In the meantime, Ruth had become involved with the Mayor's Art Council, which, again, was an attempt at Ruth developing the presence she had wanted since she was the little girl living with the Whitmore family. In order to become a part of the council, I believe she needed to be sponsored or voted in. At the Art Council, Ruth encountered women like Mary Gardner, who was more of a snob than a comical sociopath at this point, who made sure that everyone knew that it Ruth's mother had cleaned the toilets at the Whitmore home. Laura and Doreen Jackson were both a part of the council. Doreen and Laura both stood up for Ruth. Incidentally, it was at the Art Council meeting where we first meet Helen Mullens, then just a day player played by an unidentified actress. When the Marshalls purchase the estate in December, Helen Mullens return, the Marshalls new neighbor, with her husband, Charles Mullens. 

 

Initially, both Helen and Charles were racist and not pleased with the Marshalls moving into the neighborhood. No mention was made of the Hassads, which would have been a nice beat to play. When the Marshalls bought the house, they didn't move in right away. The house was in disrepair and Ruth was determined to restore it to its glory because, in Ruth's eyes, turning the Whitmore home into the Marshall estate would help her to achieve the self worth she was searching for. There was some vandalism during the construction phase and I believe the construction workers were involved with a white supremacist group. It is Ruth and Doreen who arrive at the home to find a nasty racial epithet sprayed on the newly painted walls. By this point, Helen had been softened and claimed that no one from the neighborhood would do such a thing. Doreen just saw Helen for who she was and Ruth was more concerned about getting the word off the wall. 

 

Once the work was done, the Marshalls moved in and Ruth was planning the housewarming party. I don't remember if Charles Mullens was behind the white supremacist attacks, but at the very least he was affiliated with the group. There wasn't a bomb scare at the housewarming; the bomb was detonated. Somehow the party guests were alerted there was a bomb (it was brought in by the caterers) and they managed to get it out the window or out of the room before it went off. The scene that followed was heartbreaking. Ruth, completely in shock, trying to find some way to salvage the evening after the horrific events that had just occurred.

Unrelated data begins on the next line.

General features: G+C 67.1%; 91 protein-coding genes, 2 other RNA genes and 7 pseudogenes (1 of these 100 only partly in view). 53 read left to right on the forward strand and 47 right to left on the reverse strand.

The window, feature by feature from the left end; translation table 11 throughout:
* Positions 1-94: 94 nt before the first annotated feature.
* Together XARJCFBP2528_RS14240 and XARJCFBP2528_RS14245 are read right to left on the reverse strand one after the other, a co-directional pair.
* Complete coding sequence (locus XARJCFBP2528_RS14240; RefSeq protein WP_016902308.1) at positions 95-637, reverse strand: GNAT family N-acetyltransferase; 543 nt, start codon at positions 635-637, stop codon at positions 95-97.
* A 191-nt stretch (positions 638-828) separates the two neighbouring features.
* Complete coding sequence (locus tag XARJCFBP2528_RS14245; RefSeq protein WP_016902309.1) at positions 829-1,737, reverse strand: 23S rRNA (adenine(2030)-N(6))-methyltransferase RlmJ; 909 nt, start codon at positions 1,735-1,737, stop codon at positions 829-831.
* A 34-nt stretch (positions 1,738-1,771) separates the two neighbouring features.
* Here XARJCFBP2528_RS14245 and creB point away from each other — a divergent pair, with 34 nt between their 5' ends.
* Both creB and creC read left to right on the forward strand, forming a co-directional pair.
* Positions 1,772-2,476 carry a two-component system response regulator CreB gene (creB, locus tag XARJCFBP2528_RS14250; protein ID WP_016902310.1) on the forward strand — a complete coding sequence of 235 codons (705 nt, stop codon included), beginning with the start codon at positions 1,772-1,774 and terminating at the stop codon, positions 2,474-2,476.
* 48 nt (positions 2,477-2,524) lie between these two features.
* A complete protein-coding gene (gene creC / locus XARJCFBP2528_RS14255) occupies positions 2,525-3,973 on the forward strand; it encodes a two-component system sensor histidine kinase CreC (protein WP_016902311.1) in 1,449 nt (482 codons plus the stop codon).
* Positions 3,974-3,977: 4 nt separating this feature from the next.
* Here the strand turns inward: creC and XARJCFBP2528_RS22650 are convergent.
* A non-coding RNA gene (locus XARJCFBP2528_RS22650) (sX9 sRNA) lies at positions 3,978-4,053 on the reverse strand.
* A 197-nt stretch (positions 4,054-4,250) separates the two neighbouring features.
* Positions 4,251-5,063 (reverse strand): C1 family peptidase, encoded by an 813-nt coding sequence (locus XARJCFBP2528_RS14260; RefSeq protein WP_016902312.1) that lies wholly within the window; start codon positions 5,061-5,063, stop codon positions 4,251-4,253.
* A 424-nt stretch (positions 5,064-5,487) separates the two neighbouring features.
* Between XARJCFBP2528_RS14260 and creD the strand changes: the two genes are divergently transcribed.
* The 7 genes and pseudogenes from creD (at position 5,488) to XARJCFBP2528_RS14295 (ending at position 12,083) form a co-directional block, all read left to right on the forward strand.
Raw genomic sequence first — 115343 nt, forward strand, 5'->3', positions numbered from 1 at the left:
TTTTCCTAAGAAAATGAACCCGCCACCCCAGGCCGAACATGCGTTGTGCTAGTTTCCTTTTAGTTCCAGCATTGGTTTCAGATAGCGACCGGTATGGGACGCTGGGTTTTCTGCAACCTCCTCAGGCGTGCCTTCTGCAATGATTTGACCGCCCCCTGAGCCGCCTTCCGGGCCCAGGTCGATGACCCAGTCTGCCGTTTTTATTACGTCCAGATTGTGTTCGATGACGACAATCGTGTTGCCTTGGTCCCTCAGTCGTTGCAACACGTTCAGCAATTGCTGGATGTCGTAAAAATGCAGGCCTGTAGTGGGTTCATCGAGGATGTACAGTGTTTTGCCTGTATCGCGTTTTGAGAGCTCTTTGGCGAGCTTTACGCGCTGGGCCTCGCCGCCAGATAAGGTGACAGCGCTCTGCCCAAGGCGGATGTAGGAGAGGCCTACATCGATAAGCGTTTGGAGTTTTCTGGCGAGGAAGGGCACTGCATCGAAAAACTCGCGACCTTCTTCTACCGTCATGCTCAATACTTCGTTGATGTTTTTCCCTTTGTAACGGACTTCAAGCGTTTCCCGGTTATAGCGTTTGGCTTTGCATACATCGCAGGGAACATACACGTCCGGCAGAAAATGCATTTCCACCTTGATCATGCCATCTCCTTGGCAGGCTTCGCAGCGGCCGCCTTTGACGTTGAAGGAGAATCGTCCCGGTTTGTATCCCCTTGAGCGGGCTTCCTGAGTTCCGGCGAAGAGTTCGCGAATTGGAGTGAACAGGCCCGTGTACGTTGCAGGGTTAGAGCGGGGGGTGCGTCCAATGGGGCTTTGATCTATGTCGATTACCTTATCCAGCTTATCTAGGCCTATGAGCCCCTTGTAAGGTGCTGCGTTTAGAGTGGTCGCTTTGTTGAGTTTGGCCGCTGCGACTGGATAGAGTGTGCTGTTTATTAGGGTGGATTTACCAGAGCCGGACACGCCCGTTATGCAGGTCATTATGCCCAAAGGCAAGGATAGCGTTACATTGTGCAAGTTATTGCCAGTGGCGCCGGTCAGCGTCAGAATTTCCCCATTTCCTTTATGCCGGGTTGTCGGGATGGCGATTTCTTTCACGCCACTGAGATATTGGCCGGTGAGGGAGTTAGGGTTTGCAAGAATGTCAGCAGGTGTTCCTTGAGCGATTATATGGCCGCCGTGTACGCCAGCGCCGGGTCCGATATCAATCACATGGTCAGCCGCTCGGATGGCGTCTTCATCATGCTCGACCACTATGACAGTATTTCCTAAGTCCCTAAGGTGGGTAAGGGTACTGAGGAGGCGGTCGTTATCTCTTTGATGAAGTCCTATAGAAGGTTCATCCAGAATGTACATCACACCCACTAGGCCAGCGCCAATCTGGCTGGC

The racist attacks ended with this, I believe, but the Mullens continued into the Daniel Reubens/Maya Reubens story. Daniel was on the run for an incident involving the death of a security guard at a pharmaceutical company. Daniel had been set up. His wife, Amy, had died after ingesting contaminated cough syrup. I believe the Mullens' daughter, Karen, a teenager at the time, died from the same substance. In the hospital, Helen had bonded with Amy's daughter, Maya. There was an entire thread between March and April 1990 where Maya was trying to determine how she knew Helen Mullens, who was constantly taking Maya's aerobics class at the Hale Hotel. Helen recognized Maya right away because she was a spitting image of her mother (Vivica A. Fox either appeared as Amy in flashbacks or was, at the very least, used in photographs as Amy). Anyway, it turned out Helen briefly had cared for Maya after Amy's death, but she couldn't keep her because of Charles' bigotry. In fact, Charles was involved in Daniel being on the run. When Adam, Daniel, and Rob Donnelly tracked down the guard's widow, Rita Barton, it turned out that she had a married lover supporting her since her husband's death. It turned out that Charles was Rita's sugar daddy who was somehow connected with her husband's death. My episodes end with this part of the story.